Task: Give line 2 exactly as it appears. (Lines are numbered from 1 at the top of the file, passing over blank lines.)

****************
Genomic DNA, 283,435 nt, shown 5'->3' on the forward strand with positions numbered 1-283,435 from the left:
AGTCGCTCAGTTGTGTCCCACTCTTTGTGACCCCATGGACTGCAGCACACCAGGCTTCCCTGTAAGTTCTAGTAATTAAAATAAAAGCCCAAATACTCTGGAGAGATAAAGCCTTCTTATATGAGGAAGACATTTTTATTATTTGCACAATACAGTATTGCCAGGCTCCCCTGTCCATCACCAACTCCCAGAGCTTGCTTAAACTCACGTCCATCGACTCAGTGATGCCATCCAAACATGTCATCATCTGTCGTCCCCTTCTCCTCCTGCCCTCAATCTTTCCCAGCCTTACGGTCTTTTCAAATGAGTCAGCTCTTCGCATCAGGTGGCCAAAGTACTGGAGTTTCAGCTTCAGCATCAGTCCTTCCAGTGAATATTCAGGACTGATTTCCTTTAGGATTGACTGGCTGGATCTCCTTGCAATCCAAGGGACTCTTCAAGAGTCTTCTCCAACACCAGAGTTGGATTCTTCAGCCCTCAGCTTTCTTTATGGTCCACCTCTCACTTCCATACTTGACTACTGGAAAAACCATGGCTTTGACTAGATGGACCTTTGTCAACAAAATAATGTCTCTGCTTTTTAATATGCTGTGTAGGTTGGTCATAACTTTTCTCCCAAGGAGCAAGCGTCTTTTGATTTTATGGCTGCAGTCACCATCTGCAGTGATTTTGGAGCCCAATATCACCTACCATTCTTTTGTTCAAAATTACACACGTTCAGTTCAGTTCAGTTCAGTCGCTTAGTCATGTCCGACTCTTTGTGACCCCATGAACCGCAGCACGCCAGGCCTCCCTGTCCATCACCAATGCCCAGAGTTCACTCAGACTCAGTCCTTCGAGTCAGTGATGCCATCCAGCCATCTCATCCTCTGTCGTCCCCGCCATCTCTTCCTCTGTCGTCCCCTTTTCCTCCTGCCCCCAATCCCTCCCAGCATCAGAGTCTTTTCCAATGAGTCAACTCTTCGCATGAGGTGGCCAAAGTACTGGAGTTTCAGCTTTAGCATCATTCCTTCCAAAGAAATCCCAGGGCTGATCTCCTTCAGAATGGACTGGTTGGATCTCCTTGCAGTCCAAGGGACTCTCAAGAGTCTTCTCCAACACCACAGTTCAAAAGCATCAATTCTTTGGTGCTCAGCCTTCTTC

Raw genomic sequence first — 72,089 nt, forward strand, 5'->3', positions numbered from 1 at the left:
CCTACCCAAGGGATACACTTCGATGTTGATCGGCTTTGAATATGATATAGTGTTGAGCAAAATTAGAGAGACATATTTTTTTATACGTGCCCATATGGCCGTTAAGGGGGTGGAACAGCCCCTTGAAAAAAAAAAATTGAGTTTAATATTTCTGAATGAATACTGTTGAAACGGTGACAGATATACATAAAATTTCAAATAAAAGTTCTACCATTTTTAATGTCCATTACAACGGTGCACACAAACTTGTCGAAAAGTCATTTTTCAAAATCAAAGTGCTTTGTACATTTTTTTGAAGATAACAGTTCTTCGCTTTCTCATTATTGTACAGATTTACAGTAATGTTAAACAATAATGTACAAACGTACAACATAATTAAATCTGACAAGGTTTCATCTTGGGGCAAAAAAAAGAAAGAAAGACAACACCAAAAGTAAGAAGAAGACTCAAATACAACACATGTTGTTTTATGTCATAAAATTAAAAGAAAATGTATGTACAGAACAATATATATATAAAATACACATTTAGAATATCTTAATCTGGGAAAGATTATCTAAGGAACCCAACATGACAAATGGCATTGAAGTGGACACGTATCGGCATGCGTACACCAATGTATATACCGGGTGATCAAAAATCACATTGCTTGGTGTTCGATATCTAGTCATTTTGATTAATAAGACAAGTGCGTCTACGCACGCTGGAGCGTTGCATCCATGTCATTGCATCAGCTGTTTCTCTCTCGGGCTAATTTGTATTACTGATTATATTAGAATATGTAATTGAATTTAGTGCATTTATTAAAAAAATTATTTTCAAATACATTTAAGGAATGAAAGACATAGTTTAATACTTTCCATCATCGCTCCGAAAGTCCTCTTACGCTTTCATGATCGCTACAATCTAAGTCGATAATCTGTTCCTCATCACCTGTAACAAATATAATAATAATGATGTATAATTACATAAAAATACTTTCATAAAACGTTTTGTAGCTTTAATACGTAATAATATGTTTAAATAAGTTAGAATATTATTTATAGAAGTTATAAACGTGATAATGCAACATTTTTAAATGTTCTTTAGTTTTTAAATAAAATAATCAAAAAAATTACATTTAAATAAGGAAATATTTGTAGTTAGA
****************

AGTCGCTCAGTTGTGTCCCACTCTTTGTGACCCCATGGACTGCAGCACACCAGGCTTCCCTGTAAGTTCTAGTAATTAAAATAAAAGCCCAAATACTCTGGAGAGATAAAGCCTTCTTATATGAGGAAGACATTTTTATTATTTGCACAATACAGTATTGCCAGGCTCCCCTGTCCATCACCAACTCCCAGAGCTTGCTTAAACTCACGTCCATCGACTCAGTGATGCCATCCAAACATGTCATCATCTGTCGTCCCCTTCTCCTCCTGCCCTCAATCTTTCCCAGCCTTACGGTCTTTTCAAATGAGTCAGCTCTTCGCATCAGGTGGCCAAAGTACTGGAGTTTCAGCTTCAGCATCAGTCCTTCCAGTGAATATTCAGGACTGATTTCCTTTAGGATTGACTGGCTGGATCTCCTTGCAATCCAAGGGACTCTTCAAGAGTCTTCTCCAACACCAGAGTTGGATTCTTCAGCCCTCAGCTTTCTTTATGGTCCACCTCTCACTTCCATACTTGACTACTGGAAAAACCATGGCTTTGACTAGATGGACCTTTGTCAACAAAATAATGTCTCTGCTTTTTAATATGCTGTGTAGGTTGGTCATAACTTTTCTCCCAAGGAGCAAGCGTCTTTTGATTTTATGGCTGCAGTCACCATCTGCAGTGATTTTGGAGCCCAATATCACCTACCATTCTTTTGTTCAAAATTACACACGTTCAGTTCAGTTCAGTTCAGTCGCTTAGTCATGTCCGACTCTTTGTGACCCCATGAACCGCAGCACGCCAGGCCTCCCTGTCCATCACCAATGCCCAGAGTTCACTCAGACTCAGTCCTTCGAGTCAGTGATGCCATCCAGCCATCTCATCCTCTGTCGTCCCCGCCATCTCTTCCTCTGTCGTCCCCTTTTCCTCCTGCCCCCAATCCCTCCCAGCATCAGAGTCTTTTCCAATGAGTCAACTCTTCGCATGAGGTGGCCAAAGTACTGGAGTTTCAGCTTTAGCATCATTCCTTCCAAAGAAATCCCAGGGCTGATCTCCTTCAGAATGGACTGGTTGGATCTCCTTGCAGTCCAAGGGACTCTCAAGAGTCTTCTCCAACACCACAGTTCAAAAGCATCAATTCTTTGGTGCTCAGCCTTCTTC